January 4, 2011
1. The failure of climate protection reflects the primacy of short-term competitive self-interest by nations and corporations.
2. Proposals to downplay the urgent necessity to reduce carbon dioxide and other greenhouse gas emissions for economic or political reasons only hasten climate catastrophe.
3. A real solution requires an independent global climate movement that can hold all countries and corporations accountable.
4. Such an independent movement can force countries and corporations to compete in a global race to cut greenhouse gasses, just as the global anti-nuclear movement forced countries to compete in a “peace race.”
5. While some deny or downplay the dangers of climate change, the climate protection movement must educate the public to understand that the climate threat is not just in some distant land or distant future but that it is a real and present danger here and now.
6. Climate protection can’t wait for national governments to act; it requires action by everyone from individuals to international organizations and at every level from local to global.
7. Climate protection requires using the market to “put a price on carbon,” but it must go far further than that, making the transition to a low-ghg economy as serious a social priority as war production was during World War II.
8. The effort to create “green jobs” for a transition to a low-ghg economy has stalled and is likely to revive only if there are binding requirements for ghg reductions and public policies that go beyond market incentives to make that transition a social priority.
9. Preventing climate catastrophe requires redefining the global economy from economic competition among rival nations and corporations to a “Global Green New Deal” in which the shibboleths of neoliberalism are replaced by global cooperation to rebuild the global economy on a low-ghg basis.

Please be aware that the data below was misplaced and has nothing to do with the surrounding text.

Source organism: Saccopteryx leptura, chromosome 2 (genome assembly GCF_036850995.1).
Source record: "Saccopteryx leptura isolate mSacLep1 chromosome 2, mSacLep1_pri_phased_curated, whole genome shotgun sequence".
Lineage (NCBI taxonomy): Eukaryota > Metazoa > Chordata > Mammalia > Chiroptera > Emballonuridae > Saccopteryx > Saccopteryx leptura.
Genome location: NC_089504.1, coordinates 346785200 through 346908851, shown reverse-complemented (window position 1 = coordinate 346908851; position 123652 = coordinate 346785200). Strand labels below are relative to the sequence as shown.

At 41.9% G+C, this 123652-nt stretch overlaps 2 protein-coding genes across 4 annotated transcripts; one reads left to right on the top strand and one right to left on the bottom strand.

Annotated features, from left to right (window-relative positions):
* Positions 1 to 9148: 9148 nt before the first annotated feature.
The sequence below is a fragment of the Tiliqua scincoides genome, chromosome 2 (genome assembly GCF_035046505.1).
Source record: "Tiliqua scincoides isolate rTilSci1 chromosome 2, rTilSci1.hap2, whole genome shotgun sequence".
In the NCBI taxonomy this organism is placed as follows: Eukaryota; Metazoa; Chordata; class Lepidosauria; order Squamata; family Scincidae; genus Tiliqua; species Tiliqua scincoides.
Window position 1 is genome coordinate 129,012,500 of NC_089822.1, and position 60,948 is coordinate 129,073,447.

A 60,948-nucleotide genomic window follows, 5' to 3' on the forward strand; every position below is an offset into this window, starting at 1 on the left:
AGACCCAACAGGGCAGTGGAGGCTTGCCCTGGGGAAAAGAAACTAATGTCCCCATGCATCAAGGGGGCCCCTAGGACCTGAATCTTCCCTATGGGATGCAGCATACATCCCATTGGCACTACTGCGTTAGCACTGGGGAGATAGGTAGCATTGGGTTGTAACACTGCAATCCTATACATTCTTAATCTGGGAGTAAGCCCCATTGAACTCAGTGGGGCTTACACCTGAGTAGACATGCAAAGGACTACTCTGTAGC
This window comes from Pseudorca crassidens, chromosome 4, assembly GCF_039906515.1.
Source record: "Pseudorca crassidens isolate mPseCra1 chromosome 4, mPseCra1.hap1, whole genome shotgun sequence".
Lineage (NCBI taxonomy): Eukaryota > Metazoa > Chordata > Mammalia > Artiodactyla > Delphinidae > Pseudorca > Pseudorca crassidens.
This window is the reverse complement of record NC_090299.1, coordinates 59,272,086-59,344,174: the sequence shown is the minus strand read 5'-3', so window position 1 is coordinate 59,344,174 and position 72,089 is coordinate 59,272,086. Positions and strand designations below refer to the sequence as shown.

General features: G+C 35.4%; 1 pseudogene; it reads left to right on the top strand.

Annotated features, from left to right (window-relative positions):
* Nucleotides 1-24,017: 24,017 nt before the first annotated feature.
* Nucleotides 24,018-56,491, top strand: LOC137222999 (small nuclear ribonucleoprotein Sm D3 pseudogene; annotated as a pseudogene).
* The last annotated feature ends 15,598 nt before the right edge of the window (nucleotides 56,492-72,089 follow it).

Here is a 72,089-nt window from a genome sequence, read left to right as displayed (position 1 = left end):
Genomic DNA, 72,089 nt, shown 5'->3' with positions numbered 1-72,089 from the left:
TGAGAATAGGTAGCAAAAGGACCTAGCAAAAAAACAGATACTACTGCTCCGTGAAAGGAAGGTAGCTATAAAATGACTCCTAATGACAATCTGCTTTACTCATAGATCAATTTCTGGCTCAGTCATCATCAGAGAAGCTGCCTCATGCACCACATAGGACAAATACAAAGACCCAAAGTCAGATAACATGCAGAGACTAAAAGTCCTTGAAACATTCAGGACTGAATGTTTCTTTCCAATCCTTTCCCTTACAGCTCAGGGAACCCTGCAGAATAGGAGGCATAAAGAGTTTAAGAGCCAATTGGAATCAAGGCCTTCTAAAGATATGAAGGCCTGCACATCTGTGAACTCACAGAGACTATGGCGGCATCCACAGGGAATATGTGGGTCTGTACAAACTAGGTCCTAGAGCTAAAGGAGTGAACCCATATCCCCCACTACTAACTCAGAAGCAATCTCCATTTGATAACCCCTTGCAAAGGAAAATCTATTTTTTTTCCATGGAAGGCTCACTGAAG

Late in 2010, the global climate coalition 1Sky asked a group of climate leaders to address the question:
What is needed over the coming few years if we hope to achieve reductions in carbon emissions at the necessary level?
2010 had been a rough year for those struggling to address the climate crisis. The long-anticipated Copenhagen climate change summit broke down in wrangling and discord. The US Congress abandoned efforts to pass climate legislation. A well-financed effort to deny global warming and block any restriction on fossil fuels seemed to be developing a powerful popular base.
Meanwhile, scientists reported that global temperatures in the 2010 climate year were the hottest since records began a century ago. An ice sheet four times the size of Manhattan broke off the Arctic ice pack. Los Angeles saw its hottest day in history.
Clearly the answer to 1Sky’s question is not “more of the same.” The effort to avert climate catastrophe needs to reevaluate its strategy. The Labor Network for Sustainability offers this discussion paper as a contribution to that reevaluation.
LNS is an independent network of individuals which seeks to promote an informed but freewheeling discussion in and around the labor movement of what it will really take to create a sustainable future. LNS regards sustainability as including but going beyond the environment to equally encompass social and economic sustainability as well. It views the fight against global warming as part of a broad shift in society’s principles and vision – a shift from honoring greed to honor- ing what’s good for the health of the planet and the people on it first and foremost.
LNS believes that climate change presents an existential threat to working people along with the rest of humanity. To avoid unimaginable catastrophe, we must reduce carbon and other greenhouse gas emissions to the level that climate science says is safe. But as a matter of justice and of political reality, we must do so in a way that provides an acceptable future for working people around the globe. The strategy proposed in this discussion paper reflects those convictions.
The fact that the climate crisis is developing in the context of on-going global economic crisis is currently impeding progress on climate protection. The strategy proposed in this paper is designed to create a broad base for change that will provide synergistic solutions to both crises.
As global climate negotiations at Cancun fail to establish binding science-based cuts in greenhouse gas emissions, and as US President Obama backs away from even mild climate protection legislation, we hope this paper will contribute to the search for a new way forward.